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Human Resources: Facts & Trends

Dramatic Increase in Workforce Diversity
The Workforce 2020 Report from the Hudson Institute indicates that by 2020 the U.S. workforce will be 6% Asian, 14% Latino, 11% black and 68% non-Latino white (down from 76% today). Key additional trends in the workforce include increasing participation of women in jobs that have historically been predominantly male, increasing telecommuting, and the aging of the workforce.

Employment Flexibility Increasing
Companies are utilizing part-time work, outsourcing, contract-leased based employees, flexible work schedules, computer networking, faxing etc. allowing employees to live far away from work. We live in the era of CraigsList contracting where talented information workers pick up "gigs".

Baby Boomer Angst
Baby boomers are expected to start retiring in big numbers in 2010 and 2011. But given the effects of the recession that began in 2007, many will be sticking around a while longer. According to a recent article on Workforce.com: "[this] will give organizations more time to avoid a brain drain and tap into older workers’ accumulated wisdom before they head off to retirement."

Stable Career Area
Employment personnel, training, and labor relations specialists and managers held about 900,000 jobs in the United States in 2009. They were employed in vitually every industry. The private sector accounted for about 85 percent of salaried jobs.

The Maze of Rules in Dispute Resolution
Dispute resolution also has become more complex, involving employees, management, unions, other firms, & government agencies. Specialists involved in dispute resolution must be highly knowledgeable and experienced, and often report to the director of industrial relations.

Change Management is the Hidden Job of HR
The Personnel Journal interviewed 100 human resources (HR) executives at the US largest companies. More than 70% of those surveyed say that their top issue is managing change. For example, on the technology front, in the span of only the last decade or so HR managers have had to adapt to workers routinely accessing their computers from home, faxing messages and contracts to clients, closing deals on cell phones, text-messaging on portable devices, and so on.

Jump on the Good Benefits Bandwagon
The number and type of benefits offered to employees is growing rapidly. In addition to health insurance and pension coverage, some firms offer their employees life and accidental death and dismemberment insurance, disability insurance, and fairly new benefits designed to meet the needs of a changing work force, such as parental leave, child care and elder care, long-term nursing home care insurance, employee assistance & wellness programs, & flexible benefits plans in which employees have the option of receiving cash instead of benefits. (But on the topic of change, several of these--most notably health insurance--can require sudden changes due to prospective government policy shifts.)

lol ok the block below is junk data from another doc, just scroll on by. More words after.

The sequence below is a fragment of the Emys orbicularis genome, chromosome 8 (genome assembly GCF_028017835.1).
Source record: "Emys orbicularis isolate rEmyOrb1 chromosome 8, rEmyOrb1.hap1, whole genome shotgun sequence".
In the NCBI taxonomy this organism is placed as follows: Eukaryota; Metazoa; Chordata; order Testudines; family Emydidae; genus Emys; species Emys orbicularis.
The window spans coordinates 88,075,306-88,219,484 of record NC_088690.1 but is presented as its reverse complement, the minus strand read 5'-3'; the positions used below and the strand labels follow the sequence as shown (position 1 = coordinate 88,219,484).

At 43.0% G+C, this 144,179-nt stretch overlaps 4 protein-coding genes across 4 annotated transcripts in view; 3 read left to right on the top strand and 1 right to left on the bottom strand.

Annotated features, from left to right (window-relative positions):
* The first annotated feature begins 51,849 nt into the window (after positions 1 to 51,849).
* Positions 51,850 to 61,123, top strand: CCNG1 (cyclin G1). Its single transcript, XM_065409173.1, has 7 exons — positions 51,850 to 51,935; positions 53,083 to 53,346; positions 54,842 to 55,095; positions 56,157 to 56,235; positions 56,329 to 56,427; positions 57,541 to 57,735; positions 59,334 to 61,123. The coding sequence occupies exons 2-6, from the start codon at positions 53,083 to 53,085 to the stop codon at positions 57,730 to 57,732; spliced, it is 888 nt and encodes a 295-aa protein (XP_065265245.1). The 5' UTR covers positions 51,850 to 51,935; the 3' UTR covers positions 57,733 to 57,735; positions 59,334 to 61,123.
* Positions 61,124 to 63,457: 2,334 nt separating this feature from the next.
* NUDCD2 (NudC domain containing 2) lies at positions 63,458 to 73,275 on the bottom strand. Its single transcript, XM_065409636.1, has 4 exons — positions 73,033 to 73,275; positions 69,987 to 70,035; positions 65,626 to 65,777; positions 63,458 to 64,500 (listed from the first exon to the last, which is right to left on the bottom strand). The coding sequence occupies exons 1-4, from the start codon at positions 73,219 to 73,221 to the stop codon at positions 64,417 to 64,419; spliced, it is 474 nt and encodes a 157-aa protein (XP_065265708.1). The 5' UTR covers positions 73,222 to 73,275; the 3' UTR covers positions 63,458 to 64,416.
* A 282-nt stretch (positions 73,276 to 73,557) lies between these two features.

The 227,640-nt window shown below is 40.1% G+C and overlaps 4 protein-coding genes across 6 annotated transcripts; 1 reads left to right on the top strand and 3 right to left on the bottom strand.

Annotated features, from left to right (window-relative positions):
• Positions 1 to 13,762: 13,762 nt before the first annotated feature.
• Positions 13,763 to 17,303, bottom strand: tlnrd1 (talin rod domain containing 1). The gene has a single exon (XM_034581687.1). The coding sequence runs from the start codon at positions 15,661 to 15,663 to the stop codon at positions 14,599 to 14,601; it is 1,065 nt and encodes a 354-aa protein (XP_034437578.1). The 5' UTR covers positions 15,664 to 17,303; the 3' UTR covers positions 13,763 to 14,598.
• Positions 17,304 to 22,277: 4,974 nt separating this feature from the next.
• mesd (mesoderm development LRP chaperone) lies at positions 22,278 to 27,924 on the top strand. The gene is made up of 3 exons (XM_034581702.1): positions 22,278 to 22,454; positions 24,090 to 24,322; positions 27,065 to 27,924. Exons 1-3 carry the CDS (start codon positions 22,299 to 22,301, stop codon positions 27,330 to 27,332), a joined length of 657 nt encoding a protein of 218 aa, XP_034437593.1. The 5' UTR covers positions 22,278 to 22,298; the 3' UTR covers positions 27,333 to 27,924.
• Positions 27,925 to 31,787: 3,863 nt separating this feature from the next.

Training Programs Experiencing Massive Growth
Training is widely accepted as a way of improving employee morale, but this is only one of the reasons for its fast growing importance. Other factors include the complexity of the work environment, the rapid pace of organizational & technological change, and the growing number of jobs in fields that constantly generate new knowledge. In addition, advances in learning theory have provided insights into how adults learn and how training can be organized most effectively for adults.

Cubicle Life on the Rise
According to Workforce.com: "In the coming years, most cubicle-dwelling employees probably won’t have a room--or a door--of their own. There is an office movement toward more shared work space coupled with private desk areas, especially in creative industries..."

Huge Growth in Outsourcing
Many companies are increasingly outsourcing human resource functions to companies like ADP, Exult and Black Mountain. U.S. companies spent more than $100 billion on HR outsourcing services in 2008. This doesn't mean the HR function is going away, but it does mean that parts of it are relocating, and successful HR professionals will need to adapt by learning how to work with (or for) these outsourcing companies.

Unions Shrinking
Union membership has been steadily declining. The decline in U.S. manufacturing cost union members 1.5 million jobs in the 1990s. Their role is changing form adversarial to cooperative. The scope of the labor relations HR job is changing along with it.

Huge Growth in Training
Training and development is now a $100 billion dollar business. Rapidly advanced technology, education, training and retraining increasing in importance.

Regulatory Burdens Growing
State and local government regulation and federal legislation are constantly evolving, and HR professionals must keep current on all of the rule changes that may affect their organization. EEO, family leave, disability, affirmative action, diversity, environmental, OSHA, minimum wage, health care, etc.
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